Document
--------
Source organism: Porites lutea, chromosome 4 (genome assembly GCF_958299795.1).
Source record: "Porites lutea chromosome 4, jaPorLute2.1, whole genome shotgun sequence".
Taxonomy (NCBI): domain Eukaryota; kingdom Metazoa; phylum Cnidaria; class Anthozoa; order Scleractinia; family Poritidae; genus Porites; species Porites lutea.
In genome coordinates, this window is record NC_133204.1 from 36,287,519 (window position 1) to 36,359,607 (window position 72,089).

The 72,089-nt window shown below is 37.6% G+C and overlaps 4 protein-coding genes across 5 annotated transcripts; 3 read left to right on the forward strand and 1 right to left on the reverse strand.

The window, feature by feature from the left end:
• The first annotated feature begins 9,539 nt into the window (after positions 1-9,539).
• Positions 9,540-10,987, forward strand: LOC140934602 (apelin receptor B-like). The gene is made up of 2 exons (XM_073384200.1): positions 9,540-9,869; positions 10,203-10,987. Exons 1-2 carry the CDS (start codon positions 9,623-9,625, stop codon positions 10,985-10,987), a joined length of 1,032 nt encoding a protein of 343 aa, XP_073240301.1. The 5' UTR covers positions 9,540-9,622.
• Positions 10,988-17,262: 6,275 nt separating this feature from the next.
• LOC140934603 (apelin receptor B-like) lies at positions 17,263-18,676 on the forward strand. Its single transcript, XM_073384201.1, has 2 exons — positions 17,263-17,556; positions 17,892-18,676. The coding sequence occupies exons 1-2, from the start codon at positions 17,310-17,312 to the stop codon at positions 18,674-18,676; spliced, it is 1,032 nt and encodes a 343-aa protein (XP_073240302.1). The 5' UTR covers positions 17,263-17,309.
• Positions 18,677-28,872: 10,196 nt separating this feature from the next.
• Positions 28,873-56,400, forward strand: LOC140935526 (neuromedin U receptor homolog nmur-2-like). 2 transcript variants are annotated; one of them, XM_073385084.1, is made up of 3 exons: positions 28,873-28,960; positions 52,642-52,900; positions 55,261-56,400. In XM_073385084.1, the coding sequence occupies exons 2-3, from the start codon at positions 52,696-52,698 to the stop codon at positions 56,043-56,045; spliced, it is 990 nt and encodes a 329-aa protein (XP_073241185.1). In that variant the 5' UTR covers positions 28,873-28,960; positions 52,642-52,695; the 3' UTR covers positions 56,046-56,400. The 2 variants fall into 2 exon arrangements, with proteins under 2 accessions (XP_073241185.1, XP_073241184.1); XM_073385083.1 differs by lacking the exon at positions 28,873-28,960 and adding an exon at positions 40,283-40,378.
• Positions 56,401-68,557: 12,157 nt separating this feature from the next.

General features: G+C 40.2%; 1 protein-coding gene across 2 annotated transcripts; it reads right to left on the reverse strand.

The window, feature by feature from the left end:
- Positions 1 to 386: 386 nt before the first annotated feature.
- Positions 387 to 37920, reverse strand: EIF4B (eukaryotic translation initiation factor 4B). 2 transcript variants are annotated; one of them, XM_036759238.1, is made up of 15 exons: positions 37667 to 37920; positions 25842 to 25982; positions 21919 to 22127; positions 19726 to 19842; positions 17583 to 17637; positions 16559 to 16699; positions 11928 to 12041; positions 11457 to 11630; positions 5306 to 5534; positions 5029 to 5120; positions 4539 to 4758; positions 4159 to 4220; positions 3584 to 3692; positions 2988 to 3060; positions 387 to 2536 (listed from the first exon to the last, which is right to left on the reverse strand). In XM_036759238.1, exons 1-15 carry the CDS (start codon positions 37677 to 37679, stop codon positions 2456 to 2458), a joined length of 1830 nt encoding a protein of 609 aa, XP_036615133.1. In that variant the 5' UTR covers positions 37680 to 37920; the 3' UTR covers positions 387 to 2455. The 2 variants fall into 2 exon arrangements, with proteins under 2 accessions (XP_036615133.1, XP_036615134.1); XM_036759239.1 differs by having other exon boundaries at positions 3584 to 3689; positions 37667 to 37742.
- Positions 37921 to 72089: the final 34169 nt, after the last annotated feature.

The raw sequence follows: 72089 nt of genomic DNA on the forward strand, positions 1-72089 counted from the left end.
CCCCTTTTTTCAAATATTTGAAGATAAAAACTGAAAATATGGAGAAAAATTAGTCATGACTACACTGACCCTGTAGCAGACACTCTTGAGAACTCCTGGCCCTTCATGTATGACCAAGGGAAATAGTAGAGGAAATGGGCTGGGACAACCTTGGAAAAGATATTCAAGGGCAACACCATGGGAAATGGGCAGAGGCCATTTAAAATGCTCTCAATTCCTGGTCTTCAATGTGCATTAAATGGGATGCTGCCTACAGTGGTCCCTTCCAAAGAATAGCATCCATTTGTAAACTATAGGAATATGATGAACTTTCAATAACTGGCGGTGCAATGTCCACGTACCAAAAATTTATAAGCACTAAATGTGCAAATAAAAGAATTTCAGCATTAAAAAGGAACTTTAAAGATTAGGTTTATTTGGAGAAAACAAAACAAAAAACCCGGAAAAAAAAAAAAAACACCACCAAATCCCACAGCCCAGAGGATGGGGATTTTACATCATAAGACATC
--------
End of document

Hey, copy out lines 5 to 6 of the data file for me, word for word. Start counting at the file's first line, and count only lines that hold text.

The 72,089-nt window shown below is 37.6% G+C and overlaps 4 protein-coding genes across 5 annotated transcripts; 3 read left to right on the forward strand and 1 right to left on the reverse strand.

The window, feature by feature from the left end: